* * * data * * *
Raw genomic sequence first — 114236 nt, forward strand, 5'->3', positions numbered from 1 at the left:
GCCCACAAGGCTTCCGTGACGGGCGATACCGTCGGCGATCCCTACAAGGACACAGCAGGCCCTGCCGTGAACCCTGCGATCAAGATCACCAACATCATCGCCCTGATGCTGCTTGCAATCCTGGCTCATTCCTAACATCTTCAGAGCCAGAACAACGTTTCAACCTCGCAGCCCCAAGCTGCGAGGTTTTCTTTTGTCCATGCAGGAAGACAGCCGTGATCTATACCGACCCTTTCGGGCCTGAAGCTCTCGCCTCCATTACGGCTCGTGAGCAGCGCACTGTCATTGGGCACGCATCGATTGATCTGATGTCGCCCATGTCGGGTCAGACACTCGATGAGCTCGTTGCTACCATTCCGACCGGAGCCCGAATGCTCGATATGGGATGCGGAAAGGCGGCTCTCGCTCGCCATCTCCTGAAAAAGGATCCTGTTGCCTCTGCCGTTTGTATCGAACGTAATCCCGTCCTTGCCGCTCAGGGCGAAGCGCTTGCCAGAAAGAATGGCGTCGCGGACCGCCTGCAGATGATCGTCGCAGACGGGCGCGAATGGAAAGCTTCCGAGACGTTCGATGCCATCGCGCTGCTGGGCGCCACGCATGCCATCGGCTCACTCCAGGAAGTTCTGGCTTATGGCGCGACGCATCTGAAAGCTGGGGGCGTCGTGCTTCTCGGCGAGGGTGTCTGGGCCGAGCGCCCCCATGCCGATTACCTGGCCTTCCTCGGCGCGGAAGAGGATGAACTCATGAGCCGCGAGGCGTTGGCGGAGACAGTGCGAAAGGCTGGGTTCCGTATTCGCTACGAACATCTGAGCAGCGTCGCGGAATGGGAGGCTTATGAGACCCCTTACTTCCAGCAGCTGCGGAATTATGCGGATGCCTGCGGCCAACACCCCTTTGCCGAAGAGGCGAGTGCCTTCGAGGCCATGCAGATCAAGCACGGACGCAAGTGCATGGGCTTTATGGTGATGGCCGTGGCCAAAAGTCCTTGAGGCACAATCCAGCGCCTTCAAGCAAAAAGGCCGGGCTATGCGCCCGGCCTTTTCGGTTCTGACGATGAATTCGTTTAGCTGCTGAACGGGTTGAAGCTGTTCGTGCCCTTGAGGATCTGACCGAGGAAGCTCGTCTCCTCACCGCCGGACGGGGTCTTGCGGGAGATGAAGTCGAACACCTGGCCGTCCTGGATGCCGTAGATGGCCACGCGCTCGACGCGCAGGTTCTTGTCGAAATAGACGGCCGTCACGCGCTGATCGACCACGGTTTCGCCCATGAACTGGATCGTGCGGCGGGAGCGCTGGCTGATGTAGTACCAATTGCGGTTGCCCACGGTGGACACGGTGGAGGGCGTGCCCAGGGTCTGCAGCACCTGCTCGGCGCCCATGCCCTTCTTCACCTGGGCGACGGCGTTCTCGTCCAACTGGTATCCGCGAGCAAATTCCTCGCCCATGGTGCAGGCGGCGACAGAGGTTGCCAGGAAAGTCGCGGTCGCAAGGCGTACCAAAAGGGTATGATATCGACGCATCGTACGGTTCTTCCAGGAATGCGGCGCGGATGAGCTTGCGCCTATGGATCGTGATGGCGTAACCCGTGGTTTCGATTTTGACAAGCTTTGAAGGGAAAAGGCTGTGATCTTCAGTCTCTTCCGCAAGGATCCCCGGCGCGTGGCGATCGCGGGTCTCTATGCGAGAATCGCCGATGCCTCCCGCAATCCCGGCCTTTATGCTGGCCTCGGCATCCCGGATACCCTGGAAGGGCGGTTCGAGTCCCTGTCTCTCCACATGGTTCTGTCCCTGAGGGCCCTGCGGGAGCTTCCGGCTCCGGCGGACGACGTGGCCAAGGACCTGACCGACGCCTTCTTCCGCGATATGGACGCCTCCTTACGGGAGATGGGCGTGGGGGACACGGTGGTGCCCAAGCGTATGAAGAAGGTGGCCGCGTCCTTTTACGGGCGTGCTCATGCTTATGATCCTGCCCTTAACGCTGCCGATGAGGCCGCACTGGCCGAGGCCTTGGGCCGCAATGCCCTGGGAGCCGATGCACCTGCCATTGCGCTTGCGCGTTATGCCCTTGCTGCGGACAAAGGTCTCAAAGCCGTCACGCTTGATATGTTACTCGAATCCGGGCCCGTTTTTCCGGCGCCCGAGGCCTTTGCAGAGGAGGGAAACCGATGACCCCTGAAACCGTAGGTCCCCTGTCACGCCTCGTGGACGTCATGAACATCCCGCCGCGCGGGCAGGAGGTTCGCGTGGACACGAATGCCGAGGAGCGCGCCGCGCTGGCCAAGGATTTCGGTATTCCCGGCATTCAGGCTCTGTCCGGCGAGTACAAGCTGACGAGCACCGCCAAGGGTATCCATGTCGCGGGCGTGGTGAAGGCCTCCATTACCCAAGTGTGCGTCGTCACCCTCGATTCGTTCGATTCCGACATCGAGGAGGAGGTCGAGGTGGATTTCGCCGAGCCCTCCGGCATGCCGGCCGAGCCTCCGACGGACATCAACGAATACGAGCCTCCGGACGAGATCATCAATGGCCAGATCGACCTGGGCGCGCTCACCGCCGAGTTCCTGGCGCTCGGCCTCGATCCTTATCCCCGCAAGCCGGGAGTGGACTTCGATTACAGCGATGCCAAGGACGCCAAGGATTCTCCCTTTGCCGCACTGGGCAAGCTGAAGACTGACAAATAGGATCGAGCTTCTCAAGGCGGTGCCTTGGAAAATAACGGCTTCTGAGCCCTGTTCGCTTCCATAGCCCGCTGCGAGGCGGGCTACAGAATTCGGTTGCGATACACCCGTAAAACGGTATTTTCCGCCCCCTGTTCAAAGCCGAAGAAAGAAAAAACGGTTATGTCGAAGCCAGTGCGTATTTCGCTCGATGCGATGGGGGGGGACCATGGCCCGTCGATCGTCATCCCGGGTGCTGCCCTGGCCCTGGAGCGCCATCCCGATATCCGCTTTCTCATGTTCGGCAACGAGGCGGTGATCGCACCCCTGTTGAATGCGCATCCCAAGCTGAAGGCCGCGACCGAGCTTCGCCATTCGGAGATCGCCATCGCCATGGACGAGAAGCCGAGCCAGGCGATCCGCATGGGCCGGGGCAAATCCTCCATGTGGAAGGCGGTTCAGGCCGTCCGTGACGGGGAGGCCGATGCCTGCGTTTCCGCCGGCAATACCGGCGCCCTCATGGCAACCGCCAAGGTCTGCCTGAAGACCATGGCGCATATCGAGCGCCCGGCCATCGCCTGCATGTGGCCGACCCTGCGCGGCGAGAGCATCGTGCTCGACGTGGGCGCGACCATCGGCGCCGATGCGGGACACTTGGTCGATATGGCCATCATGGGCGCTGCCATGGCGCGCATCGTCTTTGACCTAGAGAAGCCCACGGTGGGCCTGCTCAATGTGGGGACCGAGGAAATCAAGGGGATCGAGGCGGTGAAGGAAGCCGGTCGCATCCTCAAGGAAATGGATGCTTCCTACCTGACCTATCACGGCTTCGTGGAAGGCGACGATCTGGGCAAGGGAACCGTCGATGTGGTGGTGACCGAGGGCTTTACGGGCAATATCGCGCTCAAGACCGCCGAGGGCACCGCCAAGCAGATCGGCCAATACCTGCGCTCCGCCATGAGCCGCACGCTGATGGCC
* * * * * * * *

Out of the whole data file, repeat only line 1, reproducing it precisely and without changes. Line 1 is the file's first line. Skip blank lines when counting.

Raw genomic sequence first — 114236 nt, forward strand, 5'->3', positions numbered from 1 at the left: